Imagine you’re an octopus.
You can’t talk or even emit sound.
So what would you do to show you’re grateful?
Being an octopus, you’re all limbs — eight tentacles in all. Would you show your gratitude by getting near and use a tentacle to touch your benefactor?
That’s what a tiny octopus did.
A man named Pei Yan Heng found an octopus stranded in the sand of Cyrene Reef, Singapore. He saves the octopus’s life by scooping it into a cup, then releasing the little creature into the water. The octopus takes some time to recover, then swims over to the man (who is many, many times bigger), and gently places a tentacle on the man’s foot to show its gratitude.
Here’s Heng’s account of what happened:
Cyrene Reef 2013
Released a stranded octopus that got stuck on the sand when the tide went out in the shallow water. After recovering, the octopus moved towards my left booties and placed one of its tentacles on my booties for some time before moving off.
Note how the octopus changed color (got darker) when it was touching the man’s foot (1:28 mark), and that it rested its tentacle on the man’s foot for a full 23 seconds.
The video on YouTube elicited two comments about similar experiences:
Marc Johnson: “I know of another person who had the same experience. She worked at the Monterey Bay aquarium and was releasing an octopus in the bay that they had held captive for several years. As she released it, it came over to her and put one tentacle on her arm and looked straight at her for a long moment before swimming off.”
Terranaut157: “I witnessed identical behaviour in January this year (2018). A rescued, similar size octopus was put back into the water by hand. It swam off and then came back to embrace with one tentacle the hand that freed it – as if to say thanks – and then swam off again.”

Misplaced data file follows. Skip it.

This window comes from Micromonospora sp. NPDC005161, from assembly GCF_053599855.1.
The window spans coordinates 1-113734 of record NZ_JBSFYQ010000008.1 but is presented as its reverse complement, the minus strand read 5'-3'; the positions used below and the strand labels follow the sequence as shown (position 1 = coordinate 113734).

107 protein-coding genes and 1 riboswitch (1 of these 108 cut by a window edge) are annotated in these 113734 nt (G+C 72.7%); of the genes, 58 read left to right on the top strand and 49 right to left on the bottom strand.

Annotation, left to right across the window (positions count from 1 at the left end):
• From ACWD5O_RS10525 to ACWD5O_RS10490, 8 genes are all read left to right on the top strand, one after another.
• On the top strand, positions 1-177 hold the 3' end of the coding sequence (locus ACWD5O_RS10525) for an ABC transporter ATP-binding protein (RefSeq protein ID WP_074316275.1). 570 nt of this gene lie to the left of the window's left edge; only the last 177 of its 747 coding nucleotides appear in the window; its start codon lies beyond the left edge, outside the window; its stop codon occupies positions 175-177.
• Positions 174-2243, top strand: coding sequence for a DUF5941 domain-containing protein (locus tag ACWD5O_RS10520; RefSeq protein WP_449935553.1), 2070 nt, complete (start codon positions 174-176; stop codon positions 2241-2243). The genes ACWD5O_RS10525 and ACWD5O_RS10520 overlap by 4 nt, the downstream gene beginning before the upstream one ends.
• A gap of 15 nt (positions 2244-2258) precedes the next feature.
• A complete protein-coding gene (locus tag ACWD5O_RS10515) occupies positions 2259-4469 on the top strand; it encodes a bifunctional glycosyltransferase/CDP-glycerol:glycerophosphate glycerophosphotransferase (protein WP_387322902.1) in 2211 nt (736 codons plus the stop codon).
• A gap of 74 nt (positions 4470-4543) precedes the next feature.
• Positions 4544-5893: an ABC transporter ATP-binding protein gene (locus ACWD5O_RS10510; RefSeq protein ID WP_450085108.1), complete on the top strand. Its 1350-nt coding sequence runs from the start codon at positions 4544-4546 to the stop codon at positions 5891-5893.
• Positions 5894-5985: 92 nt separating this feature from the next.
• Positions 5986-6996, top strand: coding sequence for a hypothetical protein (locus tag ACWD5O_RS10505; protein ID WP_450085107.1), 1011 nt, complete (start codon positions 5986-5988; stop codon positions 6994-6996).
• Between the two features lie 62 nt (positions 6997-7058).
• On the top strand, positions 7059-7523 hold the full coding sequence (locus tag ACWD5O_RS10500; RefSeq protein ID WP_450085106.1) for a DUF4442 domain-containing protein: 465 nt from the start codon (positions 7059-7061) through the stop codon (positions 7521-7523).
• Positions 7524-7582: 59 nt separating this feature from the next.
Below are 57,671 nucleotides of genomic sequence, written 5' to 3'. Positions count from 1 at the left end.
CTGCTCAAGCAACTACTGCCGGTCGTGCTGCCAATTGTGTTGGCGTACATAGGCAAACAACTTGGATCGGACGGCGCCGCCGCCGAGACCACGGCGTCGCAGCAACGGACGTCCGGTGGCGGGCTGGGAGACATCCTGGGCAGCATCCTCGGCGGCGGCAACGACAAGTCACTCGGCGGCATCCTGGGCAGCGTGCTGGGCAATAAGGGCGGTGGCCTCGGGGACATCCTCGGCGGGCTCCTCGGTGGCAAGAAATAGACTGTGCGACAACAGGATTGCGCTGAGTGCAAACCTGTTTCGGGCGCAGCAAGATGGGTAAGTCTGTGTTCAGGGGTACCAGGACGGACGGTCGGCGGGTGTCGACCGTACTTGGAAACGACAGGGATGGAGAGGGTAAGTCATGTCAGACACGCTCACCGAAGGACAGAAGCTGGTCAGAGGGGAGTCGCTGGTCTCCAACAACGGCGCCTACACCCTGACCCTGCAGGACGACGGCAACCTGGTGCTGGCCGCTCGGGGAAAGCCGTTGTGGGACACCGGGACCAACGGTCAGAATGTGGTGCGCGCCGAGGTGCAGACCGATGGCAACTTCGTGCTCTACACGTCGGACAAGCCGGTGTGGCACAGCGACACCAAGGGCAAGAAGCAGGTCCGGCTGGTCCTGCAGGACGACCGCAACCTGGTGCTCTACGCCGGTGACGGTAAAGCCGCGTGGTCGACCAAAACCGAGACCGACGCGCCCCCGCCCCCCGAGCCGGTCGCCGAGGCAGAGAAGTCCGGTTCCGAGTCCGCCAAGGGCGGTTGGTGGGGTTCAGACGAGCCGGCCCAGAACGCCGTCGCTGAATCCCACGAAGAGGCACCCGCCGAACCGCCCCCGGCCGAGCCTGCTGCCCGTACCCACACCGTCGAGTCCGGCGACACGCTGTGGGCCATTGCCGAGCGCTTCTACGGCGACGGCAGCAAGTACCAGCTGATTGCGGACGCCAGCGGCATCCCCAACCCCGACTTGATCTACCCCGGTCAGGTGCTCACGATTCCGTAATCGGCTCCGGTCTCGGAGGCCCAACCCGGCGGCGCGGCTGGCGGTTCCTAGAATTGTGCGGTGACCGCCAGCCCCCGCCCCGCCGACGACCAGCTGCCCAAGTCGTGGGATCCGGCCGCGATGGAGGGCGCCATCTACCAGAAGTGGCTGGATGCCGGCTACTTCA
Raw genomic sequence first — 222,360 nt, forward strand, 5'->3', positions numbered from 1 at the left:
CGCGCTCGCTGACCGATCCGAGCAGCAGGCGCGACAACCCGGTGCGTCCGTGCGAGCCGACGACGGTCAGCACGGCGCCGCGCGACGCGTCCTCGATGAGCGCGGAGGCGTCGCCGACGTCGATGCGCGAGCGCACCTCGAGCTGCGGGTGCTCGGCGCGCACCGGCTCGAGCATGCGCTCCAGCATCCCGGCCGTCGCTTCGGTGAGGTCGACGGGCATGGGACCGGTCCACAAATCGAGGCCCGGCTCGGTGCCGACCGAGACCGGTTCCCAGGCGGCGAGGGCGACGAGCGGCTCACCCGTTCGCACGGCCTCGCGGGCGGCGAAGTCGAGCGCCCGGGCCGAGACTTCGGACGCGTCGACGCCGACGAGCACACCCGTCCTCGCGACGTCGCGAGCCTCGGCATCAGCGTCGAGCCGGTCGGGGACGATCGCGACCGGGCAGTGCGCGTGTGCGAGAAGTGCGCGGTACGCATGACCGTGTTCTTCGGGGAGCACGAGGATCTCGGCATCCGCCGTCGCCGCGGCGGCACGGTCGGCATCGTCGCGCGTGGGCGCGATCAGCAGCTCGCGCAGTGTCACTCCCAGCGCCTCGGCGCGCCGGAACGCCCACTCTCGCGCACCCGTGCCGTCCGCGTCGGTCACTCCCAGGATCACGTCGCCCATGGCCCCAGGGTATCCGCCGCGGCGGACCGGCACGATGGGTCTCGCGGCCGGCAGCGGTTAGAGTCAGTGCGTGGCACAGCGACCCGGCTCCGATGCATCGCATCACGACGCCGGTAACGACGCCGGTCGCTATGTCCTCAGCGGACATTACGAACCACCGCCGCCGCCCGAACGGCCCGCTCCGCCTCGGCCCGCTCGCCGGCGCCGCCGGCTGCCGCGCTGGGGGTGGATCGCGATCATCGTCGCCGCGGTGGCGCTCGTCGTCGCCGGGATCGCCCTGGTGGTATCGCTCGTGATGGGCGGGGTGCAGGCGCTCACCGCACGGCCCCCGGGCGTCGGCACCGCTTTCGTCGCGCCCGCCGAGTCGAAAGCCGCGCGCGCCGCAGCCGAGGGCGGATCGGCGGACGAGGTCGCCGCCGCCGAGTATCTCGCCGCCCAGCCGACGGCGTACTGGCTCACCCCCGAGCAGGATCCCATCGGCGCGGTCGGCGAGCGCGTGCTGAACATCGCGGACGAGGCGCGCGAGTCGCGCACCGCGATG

Octopuses are highly intelligent creatures. From Wikipedia:
Octopuses are highly intelligent; the extent of their intelligence and learning capability are not well defined. Maze and problem-solving experiments have shown evidence of a memory system that can store both short- and long-term memory. It is not known precisely what contribution learning makes to adult octopus behaviour. Young octopuses learn nothing from their parents, as adults provide no parental care beyond tending to their eggs until the young octopuses hatch.:75
In laboratory experiments, octopuses can be readily trained to distinguish between different shapes and patterns. They have been reported to practise observational learning, although the validity of these findings is contested. Octopuses have also been observed in what has been described as play: repeatedly releasing bottles or toys into a circular current in their aquariums and then catching them. Octopuses often break out of their aquariums and sometimes into others in search of food. They have even boarded fishing boats and opened holds to eat crabs. The veined octopus collects discarded coconut shells, then uses them to build a shelter, an example of tool use.